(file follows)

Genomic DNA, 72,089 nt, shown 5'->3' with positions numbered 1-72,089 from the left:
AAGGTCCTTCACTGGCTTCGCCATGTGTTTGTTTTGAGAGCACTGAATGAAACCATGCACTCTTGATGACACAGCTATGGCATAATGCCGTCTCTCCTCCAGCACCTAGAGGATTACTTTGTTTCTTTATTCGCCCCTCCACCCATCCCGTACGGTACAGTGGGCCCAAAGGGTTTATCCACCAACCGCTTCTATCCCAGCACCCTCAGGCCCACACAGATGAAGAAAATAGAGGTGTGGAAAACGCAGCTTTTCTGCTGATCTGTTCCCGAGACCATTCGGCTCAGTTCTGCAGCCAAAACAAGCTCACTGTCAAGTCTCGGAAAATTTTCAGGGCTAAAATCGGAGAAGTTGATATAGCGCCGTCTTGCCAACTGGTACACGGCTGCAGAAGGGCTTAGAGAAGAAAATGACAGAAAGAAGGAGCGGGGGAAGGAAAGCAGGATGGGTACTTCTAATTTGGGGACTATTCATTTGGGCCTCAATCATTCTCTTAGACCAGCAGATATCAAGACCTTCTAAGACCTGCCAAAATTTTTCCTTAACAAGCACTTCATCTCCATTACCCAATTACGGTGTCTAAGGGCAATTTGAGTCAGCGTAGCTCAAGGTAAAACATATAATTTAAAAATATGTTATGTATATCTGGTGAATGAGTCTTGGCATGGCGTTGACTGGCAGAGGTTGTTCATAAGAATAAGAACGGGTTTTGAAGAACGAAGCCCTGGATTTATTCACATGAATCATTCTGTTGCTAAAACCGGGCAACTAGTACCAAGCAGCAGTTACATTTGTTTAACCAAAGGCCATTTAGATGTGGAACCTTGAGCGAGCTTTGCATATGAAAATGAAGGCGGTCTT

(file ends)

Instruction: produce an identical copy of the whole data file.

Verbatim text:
Genomic DNA, 72,089 nt, shown 5'->3' with positions numbered 1-72,089 from the left:
AAGGTCCTTCACTGGCTTCGCCATGTGTTTGTTTTGAGAGCACTGAATGAAACCATGCACTCTTGATGACACAGCTATGGCATAATGCCGTCTCTCCTCCAGCACCTAGAGGATTACTTTGTTTCTTTATTCGCCCCTCCACCCATCCCGTACGGTACAGTGGGCCCAAAGGGTTTATCCACCAACCGCTTCTATCCCAGCACCCTCAGGCCCACACAGATGAAGAAAATAGAGGTGTGGAAAACGCAGCTTTTCTGCTGATCTGTTCCCGAGACCATTCGGCTCAGTTCTGCAGCCAAAACAAGCTCACTGTCAAGTCTCGGAAAATTTTCAGGGCTAAAATCGGAGAAGTTGATATAGCGCCGTCTTGCCAACTGGTACACGGCTGCAGAAGGGCTTAGAGAAGAAAATGACAGAAAGAAGGAGCGGGGGAAGGAAAGCAGGATGGGTACTTCTAATTTGGGGACTATTCATTTGGGCCTCAATCATTCTCTTAGACCAGCAGATATCAAGACCTTCTAAGACCTGCCAAAATTTTTCCTTAACAAGCACTTCATCTCCATTACCCAATTACGGTGTCTAAGGGCAATTTGAGTCAGCGTAGCTCAAGGTAAAACATATAATTTAAAAATATGTTATGTATATCTGGTGAATGAGTCTTGGCATGGCGTTGACTGGCAGAGGTTGTTCATAAGAATAAGAACGGGTTTTGAAGAACGAAGCCCTGGATTTATTCACATGAATCATTCTGTTGCTAAAACCGGGCAACTAGTACCAAGCAGCAGTTACATTTGTTTAACCAAAGGCCATTTAGATGTGGAACCTTGAGCGAGCTTTGCATATGAAAATGAAGGCGGTCTT